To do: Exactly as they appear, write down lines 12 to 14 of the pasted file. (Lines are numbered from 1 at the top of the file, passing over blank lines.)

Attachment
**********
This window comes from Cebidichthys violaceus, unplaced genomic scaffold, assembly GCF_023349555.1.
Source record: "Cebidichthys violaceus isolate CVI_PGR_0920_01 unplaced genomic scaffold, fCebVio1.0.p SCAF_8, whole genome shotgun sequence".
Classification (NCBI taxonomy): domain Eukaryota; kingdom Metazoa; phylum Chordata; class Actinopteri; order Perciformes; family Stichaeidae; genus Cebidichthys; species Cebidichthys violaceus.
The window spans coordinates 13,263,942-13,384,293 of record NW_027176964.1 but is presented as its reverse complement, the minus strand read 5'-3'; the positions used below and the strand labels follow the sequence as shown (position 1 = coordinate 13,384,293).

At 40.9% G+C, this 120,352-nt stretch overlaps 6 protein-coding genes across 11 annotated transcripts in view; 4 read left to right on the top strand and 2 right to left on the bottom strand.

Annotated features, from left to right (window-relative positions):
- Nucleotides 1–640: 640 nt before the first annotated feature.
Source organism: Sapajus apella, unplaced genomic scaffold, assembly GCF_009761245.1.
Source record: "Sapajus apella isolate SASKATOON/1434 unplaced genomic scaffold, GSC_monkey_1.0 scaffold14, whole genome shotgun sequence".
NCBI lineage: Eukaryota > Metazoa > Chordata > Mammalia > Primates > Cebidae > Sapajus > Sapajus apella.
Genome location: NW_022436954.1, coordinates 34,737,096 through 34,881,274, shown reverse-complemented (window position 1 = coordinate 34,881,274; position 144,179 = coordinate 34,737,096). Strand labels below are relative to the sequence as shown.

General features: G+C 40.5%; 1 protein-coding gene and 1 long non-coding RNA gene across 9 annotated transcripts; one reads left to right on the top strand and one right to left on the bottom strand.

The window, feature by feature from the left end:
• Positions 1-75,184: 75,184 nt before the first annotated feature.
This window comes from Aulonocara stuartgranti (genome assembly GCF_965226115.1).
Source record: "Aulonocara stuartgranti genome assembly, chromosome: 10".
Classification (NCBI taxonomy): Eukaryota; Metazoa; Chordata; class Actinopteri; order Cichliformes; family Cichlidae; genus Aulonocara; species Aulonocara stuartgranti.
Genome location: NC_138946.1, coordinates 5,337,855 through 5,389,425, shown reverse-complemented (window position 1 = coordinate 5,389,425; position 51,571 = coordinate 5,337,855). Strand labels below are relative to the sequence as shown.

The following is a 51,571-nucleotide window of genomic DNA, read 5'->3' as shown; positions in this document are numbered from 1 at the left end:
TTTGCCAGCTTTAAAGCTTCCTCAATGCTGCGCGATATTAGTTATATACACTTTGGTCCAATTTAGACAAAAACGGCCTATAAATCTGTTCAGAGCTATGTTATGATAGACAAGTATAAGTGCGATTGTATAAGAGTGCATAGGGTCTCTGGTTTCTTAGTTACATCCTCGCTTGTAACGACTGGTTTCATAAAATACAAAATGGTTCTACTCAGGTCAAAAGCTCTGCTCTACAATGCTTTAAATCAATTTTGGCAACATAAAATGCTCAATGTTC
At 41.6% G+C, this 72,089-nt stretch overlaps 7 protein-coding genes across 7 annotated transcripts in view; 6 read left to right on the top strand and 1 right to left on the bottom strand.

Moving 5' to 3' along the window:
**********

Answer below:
General features: G+C 40.5%; 1 protein-coding gene and 1 long non-coding RNA gene across 9 annotated transcripts; one reads left to right on the top strand and one right to left on the bottom strand.

The window, feature by feature from the left end:
• Positions 1-75,184: 75,184 nt before the first annotated feature.